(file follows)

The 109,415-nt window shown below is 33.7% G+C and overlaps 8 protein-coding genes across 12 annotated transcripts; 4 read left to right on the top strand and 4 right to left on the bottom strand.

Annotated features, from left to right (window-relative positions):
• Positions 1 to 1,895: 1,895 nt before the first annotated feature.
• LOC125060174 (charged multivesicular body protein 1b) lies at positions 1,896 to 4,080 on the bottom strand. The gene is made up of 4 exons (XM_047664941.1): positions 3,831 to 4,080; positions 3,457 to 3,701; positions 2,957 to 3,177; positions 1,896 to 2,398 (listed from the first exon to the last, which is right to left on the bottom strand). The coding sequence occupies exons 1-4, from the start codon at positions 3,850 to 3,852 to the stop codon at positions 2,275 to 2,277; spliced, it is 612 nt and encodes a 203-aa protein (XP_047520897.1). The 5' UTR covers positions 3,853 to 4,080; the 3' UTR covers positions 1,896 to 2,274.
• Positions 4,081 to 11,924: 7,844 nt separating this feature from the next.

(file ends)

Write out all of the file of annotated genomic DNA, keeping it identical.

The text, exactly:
The 109,415-nt window shown below is 33.7% G+C and overlaps 8 protein-coding genes across 12 annotated transcripts; 4 read left to right on the top strand and 4 right to left on the bottom strand.

Annotated features, from left to right (window-relative positions):
• Positions 1 to 1,895: 1,895 nt before the first annotated feature.
• LOC125060174 (charged multivesicular body protein 1b) lies at positions 1,896 to 4,080 on the bottom strand. The gene is made up of 4 exons (XM_047664941.1): positions 3,831 to 4,080; positions 3,457 to 3,701; positions 2,957 to 3,177; positions 1,896 to 2,398 (listed from the first exon to the last, which is right to left on the bottom strand). The coding sequence occupies exons 1-4, from the start codon at positions 3,850 to 3,852 to the stop codon at positions 2,275 to 2,277; spliced, it is 612 nt and encodes a 203-aa protein (XP_047520897.1). The 5' UTR covers positions 3,853 to 4,080; the 3' UTR covers positions 1,896 to 2,274.
• Positions 4,081 to 11,924: 7,844 nt separating this feature from the next.